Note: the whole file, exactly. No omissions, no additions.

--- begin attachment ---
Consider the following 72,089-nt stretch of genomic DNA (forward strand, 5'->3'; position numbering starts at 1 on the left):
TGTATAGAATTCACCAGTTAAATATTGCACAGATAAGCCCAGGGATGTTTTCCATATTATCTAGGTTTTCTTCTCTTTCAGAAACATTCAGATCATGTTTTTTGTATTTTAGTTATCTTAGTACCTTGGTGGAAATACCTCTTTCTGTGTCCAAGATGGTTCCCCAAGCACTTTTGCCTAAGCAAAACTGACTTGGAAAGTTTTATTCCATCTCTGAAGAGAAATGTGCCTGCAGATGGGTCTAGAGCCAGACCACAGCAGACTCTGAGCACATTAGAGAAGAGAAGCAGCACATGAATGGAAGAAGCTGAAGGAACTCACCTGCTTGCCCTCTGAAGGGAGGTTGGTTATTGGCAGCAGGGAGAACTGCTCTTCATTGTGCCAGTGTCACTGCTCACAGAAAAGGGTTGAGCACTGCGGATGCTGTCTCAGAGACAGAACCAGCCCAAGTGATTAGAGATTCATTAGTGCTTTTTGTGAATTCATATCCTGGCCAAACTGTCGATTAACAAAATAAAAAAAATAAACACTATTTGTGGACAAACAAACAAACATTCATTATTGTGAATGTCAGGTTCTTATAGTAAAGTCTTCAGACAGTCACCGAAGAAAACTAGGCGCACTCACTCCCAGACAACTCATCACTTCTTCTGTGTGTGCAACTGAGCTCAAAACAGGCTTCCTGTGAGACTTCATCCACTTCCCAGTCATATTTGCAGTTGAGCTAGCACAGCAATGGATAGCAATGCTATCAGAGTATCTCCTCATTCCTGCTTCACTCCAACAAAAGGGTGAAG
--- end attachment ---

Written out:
Consider the following 72,089-nt stretch of genomic DNA (forward strand, 5'->3'; position numbering starts at 1 on the left):
TGTATAGAATTCACCAGTTAAATATTGCACAGATAAGCCCAGGGATGTTTTCCATATTATCTAGGTTTTCTTCTCTTTCAGAAACATTCAGATCATGTTTTTTGTATTTTAGTTATCTTAGTACCTTGGTGGAAATACCTCTTTCTGTGTCCAAGATGGTTCCCCAAGCACTTTTGCCTAAGCAAAACTGACTTGGAAAGTTTTATTCCATCTCTGAAGAGAAATGTGCCTGCAGATGGGTCTAGAGCCAGACCACAGCAGACTCTGAGCACATTAGAGAAGAGAAGCAGCACATGAATGGAAGAAGCTGAAGGAACTCACCTGCTTGCCCTCTGAAGGGAGGTTGGTTATTGGCAGCAGGGAGAACTGCTCTTCATTGTGCCAGTGTCACTGCTCACAGAAAAGGGTTGAGCACTGCGGATGCTGTCTCAGAGACAGAACCAGCCCAAGTGATTAGAGATTCATTAGTGCTTTTTGTGAATTCATATCCTGGCCAAACTGTCGATTAACAAAATAAAAAAAATAAACACTATTTGTGGACAAACAAACAAACATTCATTATTGTGAATGTCAGGTTCTTATAGTAAAGTCTTCAGACAGTCACCGAAGAAAACTAGGCGCACTCACTCCCAGACAACTCATCACTTCTTCTGTGTGTGCAACTGAGCTCAAAACAGGCTTCCTGTGAGACTTCATCCACTTCCCAGTCATATTTGCAGTTGAGCTAGCACAGCAATGGATAGCAATGCTATCAGAGTATCTCCTCATTCCTGCTTCACTCCAACAAAAGGGTGAAG